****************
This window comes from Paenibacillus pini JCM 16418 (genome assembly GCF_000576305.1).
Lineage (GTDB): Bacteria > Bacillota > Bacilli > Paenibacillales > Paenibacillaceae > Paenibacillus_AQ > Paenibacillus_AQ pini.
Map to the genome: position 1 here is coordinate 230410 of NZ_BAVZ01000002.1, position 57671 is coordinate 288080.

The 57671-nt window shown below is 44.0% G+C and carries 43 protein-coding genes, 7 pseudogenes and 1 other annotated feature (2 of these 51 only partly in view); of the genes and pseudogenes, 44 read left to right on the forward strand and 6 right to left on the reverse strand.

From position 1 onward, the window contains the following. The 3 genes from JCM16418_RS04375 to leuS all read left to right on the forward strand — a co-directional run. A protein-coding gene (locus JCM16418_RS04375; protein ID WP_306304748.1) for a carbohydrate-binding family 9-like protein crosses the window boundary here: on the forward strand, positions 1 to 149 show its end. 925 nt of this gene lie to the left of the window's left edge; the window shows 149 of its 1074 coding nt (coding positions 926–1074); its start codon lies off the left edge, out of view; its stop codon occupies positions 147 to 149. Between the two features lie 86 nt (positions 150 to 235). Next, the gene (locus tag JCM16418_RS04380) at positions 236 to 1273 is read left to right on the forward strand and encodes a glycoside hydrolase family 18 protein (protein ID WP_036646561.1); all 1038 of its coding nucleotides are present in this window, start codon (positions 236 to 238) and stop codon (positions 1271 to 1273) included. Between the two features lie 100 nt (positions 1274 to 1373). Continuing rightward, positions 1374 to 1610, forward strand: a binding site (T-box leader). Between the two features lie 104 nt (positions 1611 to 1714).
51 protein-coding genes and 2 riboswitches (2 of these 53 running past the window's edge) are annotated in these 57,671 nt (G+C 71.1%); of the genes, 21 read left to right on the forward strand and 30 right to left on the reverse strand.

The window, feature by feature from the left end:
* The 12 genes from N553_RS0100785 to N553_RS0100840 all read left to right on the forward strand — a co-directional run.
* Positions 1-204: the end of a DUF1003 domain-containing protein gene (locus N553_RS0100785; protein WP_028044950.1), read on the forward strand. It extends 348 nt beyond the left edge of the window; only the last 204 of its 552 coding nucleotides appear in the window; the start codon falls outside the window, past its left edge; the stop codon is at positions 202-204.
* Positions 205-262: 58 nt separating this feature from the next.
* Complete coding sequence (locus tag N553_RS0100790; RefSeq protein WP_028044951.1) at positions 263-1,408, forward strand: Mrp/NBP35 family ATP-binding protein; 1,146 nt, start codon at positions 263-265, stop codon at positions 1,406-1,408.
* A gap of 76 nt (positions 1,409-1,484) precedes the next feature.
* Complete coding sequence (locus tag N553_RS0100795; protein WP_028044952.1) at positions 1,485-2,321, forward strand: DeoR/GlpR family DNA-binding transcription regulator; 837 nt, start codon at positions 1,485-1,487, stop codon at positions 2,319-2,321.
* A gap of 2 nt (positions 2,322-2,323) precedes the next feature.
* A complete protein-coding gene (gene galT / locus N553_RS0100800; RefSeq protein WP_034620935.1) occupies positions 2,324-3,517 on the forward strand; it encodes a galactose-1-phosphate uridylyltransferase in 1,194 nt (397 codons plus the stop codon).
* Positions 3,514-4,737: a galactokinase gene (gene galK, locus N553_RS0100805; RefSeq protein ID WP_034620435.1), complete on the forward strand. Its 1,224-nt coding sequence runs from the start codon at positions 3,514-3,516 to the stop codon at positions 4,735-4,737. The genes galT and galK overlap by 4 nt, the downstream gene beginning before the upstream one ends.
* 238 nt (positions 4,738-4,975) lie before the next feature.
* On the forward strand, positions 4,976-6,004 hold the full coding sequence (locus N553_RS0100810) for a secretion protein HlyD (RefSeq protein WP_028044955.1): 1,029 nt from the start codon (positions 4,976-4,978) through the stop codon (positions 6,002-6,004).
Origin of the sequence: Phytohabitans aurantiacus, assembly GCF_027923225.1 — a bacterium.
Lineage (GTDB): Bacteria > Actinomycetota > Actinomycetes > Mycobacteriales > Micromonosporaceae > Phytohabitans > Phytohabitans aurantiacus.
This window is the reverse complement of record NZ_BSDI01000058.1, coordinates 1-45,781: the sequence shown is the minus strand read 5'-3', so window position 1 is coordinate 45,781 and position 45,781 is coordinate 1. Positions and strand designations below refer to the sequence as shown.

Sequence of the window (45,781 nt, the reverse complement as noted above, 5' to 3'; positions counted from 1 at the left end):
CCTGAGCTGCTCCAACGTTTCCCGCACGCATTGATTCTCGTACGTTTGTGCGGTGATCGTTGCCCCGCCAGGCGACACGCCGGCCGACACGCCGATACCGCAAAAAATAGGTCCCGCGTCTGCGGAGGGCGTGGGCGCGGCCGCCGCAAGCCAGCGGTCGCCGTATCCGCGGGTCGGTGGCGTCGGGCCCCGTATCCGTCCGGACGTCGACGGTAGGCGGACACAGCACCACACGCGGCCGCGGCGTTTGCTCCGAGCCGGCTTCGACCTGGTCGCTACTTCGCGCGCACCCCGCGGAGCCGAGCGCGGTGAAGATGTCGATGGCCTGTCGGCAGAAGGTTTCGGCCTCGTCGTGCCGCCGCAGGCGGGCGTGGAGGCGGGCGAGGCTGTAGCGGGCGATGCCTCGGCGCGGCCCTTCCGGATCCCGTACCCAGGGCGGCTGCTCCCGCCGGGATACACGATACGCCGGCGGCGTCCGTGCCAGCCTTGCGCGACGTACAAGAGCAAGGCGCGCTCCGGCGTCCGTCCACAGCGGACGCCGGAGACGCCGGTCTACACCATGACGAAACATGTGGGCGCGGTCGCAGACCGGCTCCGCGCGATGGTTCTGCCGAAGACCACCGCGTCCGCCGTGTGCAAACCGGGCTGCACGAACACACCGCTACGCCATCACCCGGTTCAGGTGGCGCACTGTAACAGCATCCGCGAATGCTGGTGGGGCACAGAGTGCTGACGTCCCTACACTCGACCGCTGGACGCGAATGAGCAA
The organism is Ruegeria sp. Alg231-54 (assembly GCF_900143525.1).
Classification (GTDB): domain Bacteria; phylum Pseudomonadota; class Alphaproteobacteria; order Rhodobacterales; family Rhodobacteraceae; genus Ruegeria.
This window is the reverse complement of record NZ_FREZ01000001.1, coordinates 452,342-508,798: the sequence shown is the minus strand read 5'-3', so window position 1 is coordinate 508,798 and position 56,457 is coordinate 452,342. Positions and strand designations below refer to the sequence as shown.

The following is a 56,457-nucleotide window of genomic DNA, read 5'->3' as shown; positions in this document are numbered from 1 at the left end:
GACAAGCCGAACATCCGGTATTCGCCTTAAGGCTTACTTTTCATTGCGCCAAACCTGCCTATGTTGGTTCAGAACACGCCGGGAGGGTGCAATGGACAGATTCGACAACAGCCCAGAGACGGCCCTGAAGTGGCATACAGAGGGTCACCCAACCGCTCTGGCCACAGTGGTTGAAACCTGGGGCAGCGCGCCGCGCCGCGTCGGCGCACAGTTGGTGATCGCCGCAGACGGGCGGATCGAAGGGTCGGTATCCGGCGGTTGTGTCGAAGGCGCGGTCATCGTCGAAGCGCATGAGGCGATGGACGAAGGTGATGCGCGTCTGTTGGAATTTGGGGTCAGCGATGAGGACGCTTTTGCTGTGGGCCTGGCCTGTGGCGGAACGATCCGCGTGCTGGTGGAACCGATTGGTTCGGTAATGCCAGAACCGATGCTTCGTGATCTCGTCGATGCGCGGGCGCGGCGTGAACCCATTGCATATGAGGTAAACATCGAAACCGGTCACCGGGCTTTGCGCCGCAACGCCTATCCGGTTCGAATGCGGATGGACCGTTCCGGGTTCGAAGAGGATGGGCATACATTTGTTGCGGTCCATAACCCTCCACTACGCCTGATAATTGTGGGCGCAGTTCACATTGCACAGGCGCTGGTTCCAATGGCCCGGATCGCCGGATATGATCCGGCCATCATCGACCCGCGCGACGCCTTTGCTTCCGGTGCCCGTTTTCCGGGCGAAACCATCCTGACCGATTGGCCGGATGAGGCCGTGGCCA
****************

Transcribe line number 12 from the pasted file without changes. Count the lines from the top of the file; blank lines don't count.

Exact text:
* A gap of 76 nt (positions 1,409-1,484) precedes the next feature.